|Coco the clinic cat fulfills essential roles in the clinic, in particular performing figure-8s around the legs of anyone approaching the kitchen.|
Today's post deals with two very different breeds: the "clinic cat" and the veterinarian. Both have their quirks...
The “clinic cat”, a breed that appears to be in decline, used to be a fixture in every clinic. Every clinic cat has a story: he was a patient whose owner never came to collect him; she was a stray that we found in the chimney/on the doorstep/down a drain; he was brought in to be put to sleep because the owner couldn’t look after him anymore but we agreed to keep him…
|Coco lives for his morning "cattaccino" - a small amount of froth from the work coffee machine. Following a drink, he likes to stretch out with his legs akimbo.|
Clinic cats may have their medical issues, some are missing legs or ears or have conditions that might be challenging for a single owner to manage (I’ve met clinic cats that require tri-daily manual bladder expression), although this not always the case. They’re usually outgoing, affectionate creatures that wander around the clinic like they own it, getting away with things that other patients aren’t allowed to, stealing food from recently vacated cages and warming their bottoms on expensive machinery.
|To prove the point, this is a "catscan" performed by Poppy, the clinic cat at the Ark Animal Hospital|
who likes to sit on the scanner and save scans of her botski to the practice computer.
They’re there when you’re on call, they have a way of making their presence known by rubbing their chin on someone who has just lost their beloved pet, and occasionally they’re a source of excitement when they casually provoke residents in the dog ward.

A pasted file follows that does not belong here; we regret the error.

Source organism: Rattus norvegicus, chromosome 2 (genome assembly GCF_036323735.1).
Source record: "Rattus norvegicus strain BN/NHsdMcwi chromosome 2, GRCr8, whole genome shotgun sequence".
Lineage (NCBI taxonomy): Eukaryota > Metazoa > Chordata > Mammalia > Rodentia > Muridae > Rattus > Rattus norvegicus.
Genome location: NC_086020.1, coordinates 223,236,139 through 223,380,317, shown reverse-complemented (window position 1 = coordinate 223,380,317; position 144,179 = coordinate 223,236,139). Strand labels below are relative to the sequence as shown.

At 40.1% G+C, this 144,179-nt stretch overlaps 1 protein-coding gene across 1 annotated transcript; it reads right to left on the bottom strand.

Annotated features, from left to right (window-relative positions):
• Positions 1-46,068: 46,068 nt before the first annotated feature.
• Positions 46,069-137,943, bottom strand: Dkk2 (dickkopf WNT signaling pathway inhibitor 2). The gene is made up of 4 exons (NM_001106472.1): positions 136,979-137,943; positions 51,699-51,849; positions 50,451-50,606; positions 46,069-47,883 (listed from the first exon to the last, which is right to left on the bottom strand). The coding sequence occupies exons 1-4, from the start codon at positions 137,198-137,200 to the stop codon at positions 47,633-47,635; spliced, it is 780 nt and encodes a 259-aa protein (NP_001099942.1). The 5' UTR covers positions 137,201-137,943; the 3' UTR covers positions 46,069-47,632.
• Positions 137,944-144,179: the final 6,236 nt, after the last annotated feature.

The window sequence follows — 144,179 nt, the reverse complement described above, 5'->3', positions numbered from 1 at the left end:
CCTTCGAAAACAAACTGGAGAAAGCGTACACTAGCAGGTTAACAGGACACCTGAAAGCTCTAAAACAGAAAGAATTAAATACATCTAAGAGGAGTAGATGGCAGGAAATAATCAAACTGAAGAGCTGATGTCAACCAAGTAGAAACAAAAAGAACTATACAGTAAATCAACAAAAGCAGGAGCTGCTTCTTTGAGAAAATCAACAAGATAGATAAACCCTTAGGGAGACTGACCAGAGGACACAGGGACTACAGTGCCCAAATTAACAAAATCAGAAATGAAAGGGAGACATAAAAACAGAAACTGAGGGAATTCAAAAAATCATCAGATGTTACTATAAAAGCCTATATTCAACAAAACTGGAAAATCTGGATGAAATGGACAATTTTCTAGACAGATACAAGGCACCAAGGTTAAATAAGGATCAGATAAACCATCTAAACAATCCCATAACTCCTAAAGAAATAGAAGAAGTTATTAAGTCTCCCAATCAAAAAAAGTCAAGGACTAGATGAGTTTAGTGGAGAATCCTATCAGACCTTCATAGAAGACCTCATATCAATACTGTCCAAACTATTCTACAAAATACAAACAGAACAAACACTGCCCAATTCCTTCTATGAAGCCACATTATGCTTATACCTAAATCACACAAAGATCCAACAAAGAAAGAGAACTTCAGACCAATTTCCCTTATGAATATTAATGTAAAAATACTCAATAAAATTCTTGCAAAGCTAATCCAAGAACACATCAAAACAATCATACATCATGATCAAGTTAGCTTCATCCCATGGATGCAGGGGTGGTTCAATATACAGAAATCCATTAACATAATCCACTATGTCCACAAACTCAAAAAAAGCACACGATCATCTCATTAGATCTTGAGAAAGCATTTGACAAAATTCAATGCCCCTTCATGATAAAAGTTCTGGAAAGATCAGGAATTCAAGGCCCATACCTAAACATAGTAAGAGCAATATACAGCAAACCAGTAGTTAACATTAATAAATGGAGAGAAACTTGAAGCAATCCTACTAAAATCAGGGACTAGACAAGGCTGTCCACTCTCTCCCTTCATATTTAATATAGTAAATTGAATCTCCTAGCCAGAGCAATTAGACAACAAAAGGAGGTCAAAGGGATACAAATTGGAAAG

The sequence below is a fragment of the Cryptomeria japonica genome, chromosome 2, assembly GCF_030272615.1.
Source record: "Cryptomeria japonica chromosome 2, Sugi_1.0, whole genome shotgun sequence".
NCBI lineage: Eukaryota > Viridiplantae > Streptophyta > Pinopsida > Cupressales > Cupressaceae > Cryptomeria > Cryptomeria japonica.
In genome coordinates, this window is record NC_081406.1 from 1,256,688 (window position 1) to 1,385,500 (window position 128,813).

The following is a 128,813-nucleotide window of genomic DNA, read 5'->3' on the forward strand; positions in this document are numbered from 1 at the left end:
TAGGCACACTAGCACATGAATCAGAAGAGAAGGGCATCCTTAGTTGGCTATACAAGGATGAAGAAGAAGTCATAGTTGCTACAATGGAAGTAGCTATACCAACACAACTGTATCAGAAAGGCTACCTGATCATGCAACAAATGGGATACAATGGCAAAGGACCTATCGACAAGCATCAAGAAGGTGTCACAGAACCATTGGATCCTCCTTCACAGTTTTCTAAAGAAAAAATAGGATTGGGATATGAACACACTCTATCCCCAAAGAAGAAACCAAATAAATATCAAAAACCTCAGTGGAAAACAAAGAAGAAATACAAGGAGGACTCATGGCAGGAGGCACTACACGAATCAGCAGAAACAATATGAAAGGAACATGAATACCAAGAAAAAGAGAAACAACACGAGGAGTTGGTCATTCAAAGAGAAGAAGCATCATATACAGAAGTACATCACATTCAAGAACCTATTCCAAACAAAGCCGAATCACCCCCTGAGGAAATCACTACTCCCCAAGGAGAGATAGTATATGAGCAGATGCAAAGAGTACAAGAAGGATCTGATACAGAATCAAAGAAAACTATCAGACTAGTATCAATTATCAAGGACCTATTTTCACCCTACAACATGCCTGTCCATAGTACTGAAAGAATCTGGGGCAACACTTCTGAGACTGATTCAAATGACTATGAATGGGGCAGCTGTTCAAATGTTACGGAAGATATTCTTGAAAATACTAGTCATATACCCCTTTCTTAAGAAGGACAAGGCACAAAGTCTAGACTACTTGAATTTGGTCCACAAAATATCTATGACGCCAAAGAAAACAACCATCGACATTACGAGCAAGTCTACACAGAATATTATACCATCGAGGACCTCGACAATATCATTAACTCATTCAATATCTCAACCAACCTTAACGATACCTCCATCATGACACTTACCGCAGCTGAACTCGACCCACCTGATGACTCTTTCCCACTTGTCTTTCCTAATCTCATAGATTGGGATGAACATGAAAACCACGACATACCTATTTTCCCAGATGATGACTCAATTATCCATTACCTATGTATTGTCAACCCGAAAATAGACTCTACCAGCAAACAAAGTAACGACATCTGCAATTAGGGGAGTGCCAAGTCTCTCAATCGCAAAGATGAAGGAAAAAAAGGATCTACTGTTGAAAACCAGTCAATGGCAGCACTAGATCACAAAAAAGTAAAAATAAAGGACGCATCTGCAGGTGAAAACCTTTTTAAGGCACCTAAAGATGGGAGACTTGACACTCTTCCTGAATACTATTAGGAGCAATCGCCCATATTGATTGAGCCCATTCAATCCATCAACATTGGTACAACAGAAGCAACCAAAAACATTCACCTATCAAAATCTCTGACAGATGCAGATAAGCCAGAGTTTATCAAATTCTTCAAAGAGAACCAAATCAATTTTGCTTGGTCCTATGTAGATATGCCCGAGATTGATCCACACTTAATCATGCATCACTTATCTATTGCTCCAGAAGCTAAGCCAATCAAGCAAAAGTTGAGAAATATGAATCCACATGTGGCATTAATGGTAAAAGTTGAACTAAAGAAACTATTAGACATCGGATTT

|Post-cattaccino coma, from another angle.|
The clinic cat is an institution. So much so that Dermcare has been hosting a “Clinic Cat of the Year” competition. Vet hospitals around Australia have entered photos and stories of their clinic cats (you can see their profiles here).
I don’t currently work alongside a clinic cat, but Phil is sort of an honorary clinic cat, so I entered him in the competition. Impressively, he’s in the running, although I am told that there is a particularly charismatic clinic cat in Western Australia who has a Facebook page with a huge following who is killing it.
So Phil is definitely an underdog. Still if you feel tempted to vote for him, all you need to do is head here, vote and then reply to the email checking if you are a real human being or a spambot.
Meanwhile in other news, one of my colleagues shared a blog post about the Husbandry and Feeding of Veterinarians (For New Owners) which has had me in hysterics, mostly because of its accuracy.
Take point 3:
“It’s hard to starve a veterinarian, but you can definitely induce dietary deficiencies by allowing them to prepare their own food. Left to their own devices, veterinarians eat take out and microwavable food supplemented with cookies and chocolates brought in by appreciative clients.”
And point 6:
“Now that you have a veterinarian, expect it to bring home some companions.”
Read the full post here, but be warned – if you’re a vet you might feel a little worried that the author has been following you. If you cohabit with a veterinarian, you may agree with a few key points (i.e. one through ten).
Fortunately, most clinic cats are fed better than veterinarians.
It’s enough to make you want to run out and whip up some of these ladybug caprese bites.